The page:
Spotlight: The Ageing Process
As with our favourite wines and whiskies, the most delicious things are usually aged/fermented to give them their fantastic flavours. Tobacco is no different.
In light of some of the team (the lucky ones) attending the 20th Habanos Festival, we thought we would continue our Spotlight Series on our EGM Cuban Cigars Blog and give our readers a deeper insight into the processes of creating Cuban Cigars. This post is going to be about the ageing and fermentation process.
When all of the tobacco leaves have been harvested, both sun grown and shade grown leaves will undergo various processes to harness their bold or lighter flavours. This is achieved by the process of air curing, fermentation, moistening, sorting and classification, resting and bailing before finally being aged in the warehouse.
The leaves are first stored in tobacco houses and set to dry. This is where they will lose starch and water, which in turn, turns the tobacco leaves from green to brown. The leaves are hung on bars that span across the roof and are moved to higher levels as the leaves dry out. This process demands a lot of attention as the humidity can not reach over 85 percent and if it does, the leaves will have to be exposed to the sun to ensure that they do not swell up. On the other hand, if it has been a rainy season then a charcoal fire will have to be lit to maintain the right level of humidity. Like we said, it takes a lot of attention and care to make sure the cigars are filled with the best quality tobacco.
After this, the process of fermentation will begin. This process eliminates the nitrogen and resins in the tobacco leaves. This is carried out very carefully as all of the leaves are very fragile at this point after being air cured. The leaves are taken out of the drying room and bunched together, which are then piled on top of a bed of banana leaves and covered entirely with palm leaves. Over the course of this process, the temperature will begin to rise and the fermentation of the leaves commences. As with air curing, this process requires constant attention to ensure that the humidity levels do not exceed the required percentage. This lasts for about two months and is carried out not once, but three times to ensure that the acidity, tar and nicotine levels are reduced, as well as removing any impurities.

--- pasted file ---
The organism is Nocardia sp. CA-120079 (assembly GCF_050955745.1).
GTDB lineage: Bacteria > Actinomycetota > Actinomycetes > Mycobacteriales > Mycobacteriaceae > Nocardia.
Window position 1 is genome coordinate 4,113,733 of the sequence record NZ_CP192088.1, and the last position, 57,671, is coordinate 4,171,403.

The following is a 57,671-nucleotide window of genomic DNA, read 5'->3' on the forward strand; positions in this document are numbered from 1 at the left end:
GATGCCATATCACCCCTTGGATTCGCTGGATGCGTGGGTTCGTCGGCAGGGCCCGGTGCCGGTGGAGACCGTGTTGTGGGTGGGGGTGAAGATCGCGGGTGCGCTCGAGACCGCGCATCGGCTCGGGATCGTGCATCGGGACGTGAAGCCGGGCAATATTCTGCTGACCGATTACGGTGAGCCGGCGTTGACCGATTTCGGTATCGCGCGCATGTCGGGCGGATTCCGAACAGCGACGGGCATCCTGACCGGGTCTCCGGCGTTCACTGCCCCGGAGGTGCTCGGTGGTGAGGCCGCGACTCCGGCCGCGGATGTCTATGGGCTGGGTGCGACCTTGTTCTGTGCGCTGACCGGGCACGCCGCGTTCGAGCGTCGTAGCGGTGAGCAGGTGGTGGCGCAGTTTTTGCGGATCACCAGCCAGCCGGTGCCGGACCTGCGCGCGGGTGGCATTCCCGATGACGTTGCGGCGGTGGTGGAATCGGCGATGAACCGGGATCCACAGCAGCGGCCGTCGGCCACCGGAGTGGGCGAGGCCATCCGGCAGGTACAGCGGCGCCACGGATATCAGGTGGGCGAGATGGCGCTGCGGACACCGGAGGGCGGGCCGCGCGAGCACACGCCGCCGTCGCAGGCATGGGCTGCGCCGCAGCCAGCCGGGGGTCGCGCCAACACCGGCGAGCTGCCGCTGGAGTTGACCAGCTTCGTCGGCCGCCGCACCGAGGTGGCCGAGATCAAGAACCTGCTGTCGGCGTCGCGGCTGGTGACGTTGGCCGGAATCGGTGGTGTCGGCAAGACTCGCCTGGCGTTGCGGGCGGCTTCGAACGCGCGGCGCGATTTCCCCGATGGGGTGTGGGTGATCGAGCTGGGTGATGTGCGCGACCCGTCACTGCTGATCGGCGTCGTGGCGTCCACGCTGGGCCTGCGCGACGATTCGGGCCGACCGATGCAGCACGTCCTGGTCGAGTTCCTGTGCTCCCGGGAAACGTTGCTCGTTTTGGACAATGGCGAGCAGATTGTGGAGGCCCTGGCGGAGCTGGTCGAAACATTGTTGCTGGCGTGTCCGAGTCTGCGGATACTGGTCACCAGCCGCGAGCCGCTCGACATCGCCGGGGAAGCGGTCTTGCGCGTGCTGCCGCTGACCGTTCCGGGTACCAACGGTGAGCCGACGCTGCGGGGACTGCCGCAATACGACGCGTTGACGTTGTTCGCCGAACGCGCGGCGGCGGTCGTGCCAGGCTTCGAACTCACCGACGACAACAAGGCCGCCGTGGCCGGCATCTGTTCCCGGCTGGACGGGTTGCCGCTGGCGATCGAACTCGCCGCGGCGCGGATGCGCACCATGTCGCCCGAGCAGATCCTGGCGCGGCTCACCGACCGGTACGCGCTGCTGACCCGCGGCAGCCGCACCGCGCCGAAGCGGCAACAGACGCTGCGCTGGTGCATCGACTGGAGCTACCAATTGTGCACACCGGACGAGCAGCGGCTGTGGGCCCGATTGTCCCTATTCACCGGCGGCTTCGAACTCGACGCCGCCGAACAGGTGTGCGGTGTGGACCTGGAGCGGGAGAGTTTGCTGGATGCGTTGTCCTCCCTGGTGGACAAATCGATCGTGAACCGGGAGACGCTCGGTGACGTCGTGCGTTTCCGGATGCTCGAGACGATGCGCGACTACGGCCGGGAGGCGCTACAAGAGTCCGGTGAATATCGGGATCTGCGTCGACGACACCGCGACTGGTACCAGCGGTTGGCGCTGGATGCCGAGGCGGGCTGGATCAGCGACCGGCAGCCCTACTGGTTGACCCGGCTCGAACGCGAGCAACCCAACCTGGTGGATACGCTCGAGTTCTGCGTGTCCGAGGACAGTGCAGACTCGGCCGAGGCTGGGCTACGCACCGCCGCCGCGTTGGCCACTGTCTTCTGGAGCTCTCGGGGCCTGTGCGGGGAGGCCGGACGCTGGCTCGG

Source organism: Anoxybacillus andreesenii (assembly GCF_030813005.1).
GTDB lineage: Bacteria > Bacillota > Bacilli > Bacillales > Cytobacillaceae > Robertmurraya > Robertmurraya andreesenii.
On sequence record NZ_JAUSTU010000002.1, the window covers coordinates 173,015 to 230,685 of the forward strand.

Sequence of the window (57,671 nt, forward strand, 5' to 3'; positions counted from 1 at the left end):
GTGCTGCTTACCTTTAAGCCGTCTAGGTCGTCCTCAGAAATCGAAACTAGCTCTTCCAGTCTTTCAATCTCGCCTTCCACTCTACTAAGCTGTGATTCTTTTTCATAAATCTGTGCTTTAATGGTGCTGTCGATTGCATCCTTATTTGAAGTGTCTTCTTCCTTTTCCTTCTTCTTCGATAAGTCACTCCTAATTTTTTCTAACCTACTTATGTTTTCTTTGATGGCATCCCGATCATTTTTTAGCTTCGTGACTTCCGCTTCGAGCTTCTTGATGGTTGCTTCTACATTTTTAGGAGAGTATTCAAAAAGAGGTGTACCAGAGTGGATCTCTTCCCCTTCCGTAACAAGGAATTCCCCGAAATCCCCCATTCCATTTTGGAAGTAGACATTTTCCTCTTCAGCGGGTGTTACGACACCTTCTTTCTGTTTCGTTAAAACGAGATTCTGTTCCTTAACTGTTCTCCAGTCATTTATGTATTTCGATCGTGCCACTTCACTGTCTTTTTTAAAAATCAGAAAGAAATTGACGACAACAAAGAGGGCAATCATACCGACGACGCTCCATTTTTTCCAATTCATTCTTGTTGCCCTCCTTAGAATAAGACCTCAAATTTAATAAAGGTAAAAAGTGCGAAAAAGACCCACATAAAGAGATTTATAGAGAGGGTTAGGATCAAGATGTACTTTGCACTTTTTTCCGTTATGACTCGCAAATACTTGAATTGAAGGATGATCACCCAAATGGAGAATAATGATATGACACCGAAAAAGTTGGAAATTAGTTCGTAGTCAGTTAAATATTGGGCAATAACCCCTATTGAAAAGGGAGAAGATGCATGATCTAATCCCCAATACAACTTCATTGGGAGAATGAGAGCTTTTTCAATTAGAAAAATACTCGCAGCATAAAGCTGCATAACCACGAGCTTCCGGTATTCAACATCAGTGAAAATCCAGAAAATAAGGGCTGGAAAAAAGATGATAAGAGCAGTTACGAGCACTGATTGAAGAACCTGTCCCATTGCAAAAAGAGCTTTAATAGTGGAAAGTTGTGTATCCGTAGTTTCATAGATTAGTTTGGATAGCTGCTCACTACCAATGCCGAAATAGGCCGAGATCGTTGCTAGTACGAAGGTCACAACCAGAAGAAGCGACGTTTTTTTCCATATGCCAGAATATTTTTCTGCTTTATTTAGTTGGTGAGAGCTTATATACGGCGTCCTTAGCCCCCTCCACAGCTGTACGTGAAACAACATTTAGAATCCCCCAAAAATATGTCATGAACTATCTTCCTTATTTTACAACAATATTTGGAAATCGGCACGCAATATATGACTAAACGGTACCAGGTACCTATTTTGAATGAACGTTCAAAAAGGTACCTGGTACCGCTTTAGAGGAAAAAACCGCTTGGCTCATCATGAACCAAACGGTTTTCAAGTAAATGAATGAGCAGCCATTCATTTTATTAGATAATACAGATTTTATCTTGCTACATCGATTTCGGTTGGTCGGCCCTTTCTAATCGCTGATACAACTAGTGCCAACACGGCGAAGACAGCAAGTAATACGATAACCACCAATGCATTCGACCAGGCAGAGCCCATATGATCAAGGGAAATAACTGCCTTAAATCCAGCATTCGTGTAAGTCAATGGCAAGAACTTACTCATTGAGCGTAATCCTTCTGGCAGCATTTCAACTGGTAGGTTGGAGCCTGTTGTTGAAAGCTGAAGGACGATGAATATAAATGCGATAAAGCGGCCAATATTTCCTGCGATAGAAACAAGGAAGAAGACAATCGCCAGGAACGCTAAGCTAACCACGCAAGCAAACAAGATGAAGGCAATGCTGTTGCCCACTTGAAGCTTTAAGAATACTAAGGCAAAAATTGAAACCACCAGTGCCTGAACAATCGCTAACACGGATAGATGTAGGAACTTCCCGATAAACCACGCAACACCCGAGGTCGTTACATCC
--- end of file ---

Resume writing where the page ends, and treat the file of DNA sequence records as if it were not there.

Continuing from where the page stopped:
The next step is to classify these dried and fermented leaves, but first they must be packed up to be sent to the various warehouses. In this procedure, most of the village will come and work together to select and package the leaves. It is a ritual and tradition that continues to be enjoyable and important to the villagers. After this, the wrappers are assorted into categories to ensure that the best wrapper is matched with the correct binder and filler leaves. The binder and filler leaves on the other hand will be sorted based on their flavours, thickness, colour, texture and shape etc.
And finally these are then packed into bales, labelled with details such as size, the harvest year and the date they were packaged and then transferred into warehouses where they will be left to age.
Light-flavoured filler leaves (Volado) require a minimum of 9 months aging, seen in such cigars as:
Medium-flavoured filler leaves (Seco) need from 12-18 months, seen in cigars such as:
Full-flavoured (Ligero and Medio Tiempo) filler leaves are aged from at least two years, seen in cigars such as:
And wrapper leaves are aged for only 6 months, because they must not overpower the delicious and delightful flavours of the filler leaves.
In celebration of the 20th Habanos Festival we are going to be covering the daily goings on there, so be sure to keep up to date by following our Instagram and blog.